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Food and Travel: An early taste of Christmas

FOOD  writers and diplomats were fortunate enough last week to be invited to sample, comment on and criticise, if warranted, Meikles Hotel’s proposed Christmas/New Year festive menu.

It was a fairly boozy, bonhomie-filled get together; Fourth Estate members long outlasting the corps diplomatique in what turned out to be a veritable gastronomic assault course.
Two restaurant reviewers freshly back from a breathtaking whistle-stop Bumi Hills facility trip were full of stories for a third writer, who’d declined the educational visit as she suffers “sea-sickness”.
I thought the mal-de-mer madam was having a starter oddly featuring strawberries, until refocusing on the menu and realising it was a mélange of melon cocktail (fruit scooped into balls) smothered with port wine and chopped fresh mint.
It looked light and cool and I’ll have it on my next visit instead of a quite delightful, but perhaps over-filling, Yorkshire pudding filled with ginger-flavoured ham and mushrooms.
Third option was smoked fish mousse with horseradish and crème fraische garnished with capers, lemon segments and an exotic garden salad.
Two soups were on offer. My companion raved about a clear oxtail soup with cheese flakes (but left quite a lot); whereas I used a still warm brown roll to enthusiastically mop up the very last dreg of a mouthwateringly fine festive ham-and-pea soup with croutons.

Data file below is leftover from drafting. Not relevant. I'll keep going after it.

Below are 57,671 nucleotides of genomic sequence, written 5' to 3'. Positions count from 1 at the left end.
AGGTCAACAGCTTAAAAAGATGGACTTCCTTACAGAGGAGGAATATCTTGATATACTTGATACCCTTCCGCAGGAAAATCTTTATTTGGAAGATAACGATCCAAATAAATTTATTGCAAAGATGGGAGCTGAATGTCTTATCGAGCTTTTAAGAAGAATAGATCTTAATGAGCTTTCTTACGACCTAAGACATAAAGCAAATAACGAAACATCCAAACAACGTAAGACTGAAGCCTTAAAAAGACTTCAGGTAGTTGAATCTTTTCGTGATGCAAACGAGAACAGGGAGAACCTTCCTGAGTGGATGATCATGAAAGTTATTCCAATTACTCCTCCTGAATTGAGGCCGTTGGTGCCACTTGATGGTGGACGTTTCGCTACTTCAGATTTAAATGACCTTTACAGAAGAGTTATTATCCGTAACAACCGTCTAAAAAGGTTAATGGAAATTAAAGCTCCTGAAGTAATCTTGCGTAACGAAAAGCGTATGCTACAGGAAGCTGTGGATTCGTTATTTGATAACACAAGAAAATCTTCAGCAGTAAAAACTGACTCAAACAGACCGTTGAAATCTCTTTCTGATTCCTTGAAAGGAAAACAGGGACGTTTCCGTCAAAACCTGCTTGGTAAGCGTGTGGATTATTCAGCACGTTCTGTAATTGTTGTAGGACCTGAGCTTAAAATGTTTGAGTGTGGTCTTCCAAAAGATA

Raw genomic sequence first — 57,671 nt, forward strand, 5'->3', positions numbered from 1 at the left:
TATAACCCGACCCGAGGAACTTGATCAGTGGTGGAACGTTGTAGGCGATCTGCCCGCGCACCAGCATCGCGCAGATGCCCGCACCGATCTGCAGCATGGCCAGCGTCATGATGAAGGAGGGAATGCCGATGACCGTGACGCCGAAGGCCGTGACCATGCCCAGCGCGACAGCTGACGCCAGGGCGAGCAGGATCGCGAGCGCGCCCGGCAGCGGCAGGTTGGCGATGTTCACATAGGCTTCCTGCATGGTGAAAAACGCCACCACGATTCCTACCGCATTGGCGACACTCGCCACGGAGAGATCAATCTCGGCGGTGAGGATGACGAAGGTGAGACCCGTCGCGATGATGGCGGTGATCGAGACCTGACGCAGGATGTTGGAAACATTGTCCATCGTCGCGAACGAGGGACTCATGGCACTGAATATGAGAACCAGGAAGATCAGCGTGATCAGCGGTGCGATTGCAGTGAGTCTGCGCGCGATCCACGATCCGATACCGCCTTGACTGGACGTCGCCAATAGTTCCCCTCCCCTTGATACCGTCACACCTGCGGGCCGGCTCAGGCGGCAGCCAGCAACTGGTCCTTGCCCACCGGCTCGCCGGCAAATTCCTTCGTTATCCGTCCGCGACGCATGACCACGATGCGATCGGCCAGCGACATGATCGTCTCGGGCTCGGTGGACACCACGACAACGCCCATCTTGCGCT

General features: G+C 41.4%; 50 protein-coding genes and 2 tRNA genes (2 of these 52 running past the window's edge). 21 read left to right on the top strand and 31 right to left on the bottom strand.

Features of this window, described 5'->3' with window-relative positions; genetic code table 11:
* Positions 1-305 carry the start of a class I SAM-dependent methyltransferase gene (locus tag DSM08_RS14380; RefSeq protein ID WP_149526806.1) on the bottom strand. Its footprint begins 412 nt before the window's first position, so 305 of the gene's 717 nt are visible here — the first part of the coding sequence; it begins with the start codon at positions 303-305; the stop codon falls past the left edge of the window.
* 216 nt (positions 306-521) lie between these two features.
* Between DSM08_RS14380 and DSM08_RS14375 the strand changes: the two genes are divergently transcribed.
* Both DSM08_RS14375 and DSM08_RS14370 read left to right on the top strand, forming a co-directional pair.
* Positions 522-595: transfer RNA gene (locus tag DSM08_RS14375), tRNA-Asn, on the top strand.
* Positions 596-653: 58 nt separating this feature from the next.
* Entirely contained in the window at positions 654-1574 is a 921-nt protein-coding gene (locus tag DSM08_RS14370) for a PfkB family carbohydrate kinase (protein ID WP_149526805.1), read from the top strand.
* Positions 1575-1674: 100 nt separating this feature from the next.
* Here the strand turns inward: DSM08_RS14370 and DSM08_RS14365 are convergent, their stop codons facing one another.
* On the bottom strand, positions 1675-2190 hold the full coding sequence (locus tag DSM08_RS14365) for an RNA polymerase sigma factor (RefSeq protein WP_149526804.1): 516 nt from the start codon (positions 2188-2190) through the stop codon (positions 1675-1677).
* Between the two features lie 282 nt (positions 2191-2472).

Fish course was a rather splendid presentation by executive chef Chris Gonzo of a fresh herb-crusted tilapia (bream), served on a bed of garlic-flavoured mashed potato, topped with a buttery white wine sauce. Under normal circumstances that would have done it for me, but this was a Christmas try-out and we weren’t going to get away so comparatively lightly!
Tinselly tottering tower main courses are now a bit passé in Europe, where the fad started, but we still go for them in southern Africa’s better restaurants and Meikles is no exception.
My companion complained that her turkey wasn’t the real McCoy but part of a processed turkey roll, those which come, I think, from France, Brazil or Uruguay following the wonderfully successful land redistribution “programme” and our own inability to produce speciality poultry.
It came stacked with sugar-glazed gammon (which could be from Colcom, Croatia, the Cayman Islands or County Down!) and sage and onion stuffing (my favourite) with chipolatas, croquette potatoes, cranberry sauce and seasonal vegetables.
I have been largely leaving red meat alone in recent weeks, but slipped on Thursday suspecting (rightly) that the whole roast beef fillet Wellington, with roast potatoes, horseradish sauce and Béarnaise sauce would be truly delightful, if not the most typical Yuletide dish.
The medium-rare meat and wonderful crust was melt-in-the-mouth excellent. I couldn’t manage the second spud.
If vegetarians celebrate Christmas, there’s mushroom strudel and chickpea dhal, which doesn’t sound too over-the-top bunny-hugging, even for me.